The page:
I switched to donating increasing percentages of my income each year. Though I was still comfortable, in absolute terms by 2019 I was giving thirty times what I used to eight years earlier. Like with any other major spending decision, this raised many second thoughts as well as resistance.
To overcome the resistance I experimented with the timing of donations. Until then I had been making the bulk of them around Giving Tuesday, as that is when most fundraising efforts in the US reach their peak. I now spread them around more, first to other months of the last quarter, then evenly across all quarters. I remained hesitant about monthly auto-donations.
To deal with the second thoughts, I started planning things a year in advance, pre-committing in December how much I would give in the next year, to whom, and roughly when. If my financial situation was not worse than a year ago and if I had no new information, I had less justification to second guess my past commitments. This reduced the pressure of current decisions, but also allowed me to think deeply about my past and future choices.
I was also forced to question how much money non-profits actually need. Columbia has an annual revenue of $5B and an endowment of $14B, but there is no scenario in which it would consider itself self-sufficient and stop fundraising. Wikipedia already reaches most of the world, and should it be unblocked from China and Myanmar, the additional cost of serving those users would be a very small percentage of their current operating costs. I couldn't imagine increasing my donations to them by much. They have strong brands, are good at fundraising, and are not under an existential threat. This was even less justifiable for some other organizations I was giving smaller amounts to.
Around this time I started donating to GiveWell's Top Charities Fund. They almost exclusively fund boring projects like malaria prevention and Vitamin A supplementation in poor countries. Their communication approach works well for me. See the table in this page for an example. I find their goals, activities, costs, and funding needs simpler to understand. It is easier to independently get a sense of whether the world is making progress on the underlying cause. I have become more comfortable with increasing my donations to them than to any other charity.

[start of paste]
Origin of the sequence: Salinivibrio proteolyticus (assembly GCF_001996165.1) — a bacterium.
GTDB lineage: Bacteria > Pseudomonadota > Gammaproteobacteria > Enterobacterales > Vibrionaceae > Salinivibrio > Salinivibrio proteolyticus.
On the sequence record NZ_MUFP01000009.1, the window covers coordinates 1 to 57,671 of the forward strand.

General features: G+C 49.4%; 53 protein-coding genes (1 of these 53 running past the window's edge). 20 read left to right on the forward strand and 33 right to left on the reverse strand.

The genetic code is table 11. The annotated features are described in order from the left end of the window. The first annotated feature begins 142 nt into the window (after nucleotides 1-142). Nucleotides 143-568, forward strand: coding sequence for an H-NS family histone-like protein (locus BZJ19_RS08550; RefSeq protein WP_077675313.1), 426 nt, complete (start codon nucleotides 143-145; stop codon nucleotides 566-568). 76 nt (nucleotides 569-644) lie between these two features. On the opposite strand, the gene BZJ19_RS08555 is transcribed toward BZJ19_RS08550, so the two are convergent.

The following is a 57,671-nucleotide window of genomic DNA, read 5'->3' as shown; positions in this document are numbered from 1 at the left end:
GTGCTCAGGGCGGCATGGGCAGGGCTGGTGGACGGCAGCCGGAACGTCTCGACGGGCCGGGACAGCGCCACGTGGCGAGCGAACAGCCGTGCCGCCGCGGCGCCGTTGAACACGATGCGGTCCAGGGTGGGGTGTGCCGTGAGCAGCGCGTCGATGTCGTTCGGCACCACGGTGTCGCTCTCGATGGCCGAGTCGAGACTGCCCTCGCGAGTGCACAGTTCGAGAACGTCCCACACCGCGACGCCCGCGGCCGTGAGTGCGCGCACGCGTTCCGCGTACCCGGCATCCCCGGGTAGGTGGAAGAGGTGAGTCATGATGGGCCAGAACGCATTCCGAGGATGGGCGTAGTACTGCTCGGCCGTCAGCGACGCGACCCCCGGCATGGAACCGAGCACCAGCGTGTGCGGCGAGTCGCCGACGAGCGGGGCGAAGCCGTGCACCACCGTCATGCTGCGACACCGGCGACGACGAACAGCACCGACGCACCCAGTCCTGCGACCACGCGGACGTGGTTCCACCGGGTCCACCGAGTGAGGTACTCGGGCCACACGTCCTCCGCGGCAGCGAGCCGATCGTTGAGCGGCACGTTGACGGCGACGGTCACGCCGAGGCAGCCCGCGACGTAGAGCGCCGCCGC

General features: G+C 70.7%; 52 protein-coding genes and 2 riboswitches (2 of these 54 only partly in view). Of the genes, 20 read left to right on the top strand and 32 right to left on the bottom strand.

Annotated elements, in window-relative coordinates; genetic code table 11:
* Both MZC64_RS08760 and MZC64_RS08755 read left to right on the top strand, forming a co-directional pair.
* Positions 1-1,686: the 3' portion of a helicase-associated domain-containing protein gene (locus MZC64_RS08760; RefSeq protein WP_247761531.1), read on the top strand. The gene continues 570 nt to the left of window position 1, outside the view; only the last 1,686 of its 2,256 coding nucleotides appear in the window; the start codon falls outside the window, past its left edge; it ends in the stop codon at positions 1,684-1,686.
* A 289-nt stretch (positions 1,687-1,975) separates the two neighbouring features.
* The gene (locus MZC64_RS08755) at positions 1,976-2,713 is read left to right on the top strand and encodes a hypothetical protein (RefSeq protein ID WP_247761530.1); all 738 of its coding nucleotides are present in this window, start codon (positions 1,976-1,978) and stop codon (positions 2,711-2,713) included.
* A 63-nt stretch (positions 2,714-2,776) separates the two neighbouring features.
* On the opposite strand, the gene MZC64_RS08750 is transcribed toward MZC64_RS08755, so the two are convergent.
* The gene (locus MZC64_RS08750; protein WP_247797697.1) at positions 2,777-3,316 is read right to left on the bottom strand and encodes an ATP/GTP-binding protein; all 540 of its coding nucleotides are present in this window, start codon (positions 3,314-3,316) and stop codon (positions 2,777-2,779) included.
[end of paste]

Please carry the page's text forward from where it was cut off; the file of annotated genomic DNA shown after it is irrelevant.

In 2022, GiveWell became my second largest monthly expense, and charity my largest annual expense. I also crossed GWWC's 10% pledge. It has been a long journey. I still don't think of it as a pledge, because if things go south I am more likely to trim that line item before any other expense I have. On the other hand, I feel more committed than I used to, and I plan to keep pushing myself.
I have always found spending money challenging, and I don't see it getting any easier. Every significant question about charity I had until now was related to scale, whether what I once did makes sense with two hundred times the money. I have also been unusually fortunate in not personally experiencing a downturn until this year, and I expect some learning pains navigating them.
Despite a steep increase in my giving, my savings rate remains positive, which is to say I continue to accumulate wealth. As someone who still holds that vague resolution to give it away in my lifetime, I will have to make some adjustments to my current approach. This is an area I haven't given any thought to. In the coming decade I hope to gain more clarity.
We are still a lower middle-income country, with 21% of the world's extremely poor. Though I have also steadily increased my donations to Indian organizations, 90% of what I give goes to countries poorer than us. I am happy that it is helping people in need. But I have some unresolved questions in this area like what percentage I should be giving to where I live vs where I am from vs the rest of the world. In the coming years I plan to think more about these and learn more about effective charities in India.
Many thanks to Alex, MCK, and my dad for all the discussions and suggestions.
The Gates Foundation didn't publish an annual letter in 2022, but I hope they get back to it.
I am also not a ten-percenter by wealth in the US, which is unsurprising given my age. More importantly however, I am a one-percenter by income globally, and I suspect by wealth as well.
There are causes like poverty, health, and education, similar to sectors in the economy. There are individual charities, similar to companies. Among them there are established organizations, startups, failures, frauds, and everything in between. There are charity distribution and assessment organizations, similar to funds and analysts. There are questions like when to invest (donate), in what, how much, none of which have simple one-time answers. Analogies are useful only up to a point, so let me not ruin this by taking it too far.
In 2010 I donated about ten dollars to Wikileaks after watching the Collateral Murder video. I regret that donation to this day.
Thank you for sharing nice piece of information.
Happy to know that you are pursuing great ideals.
What we give back to society during our life time really matters for inclusive welfare of the society at large.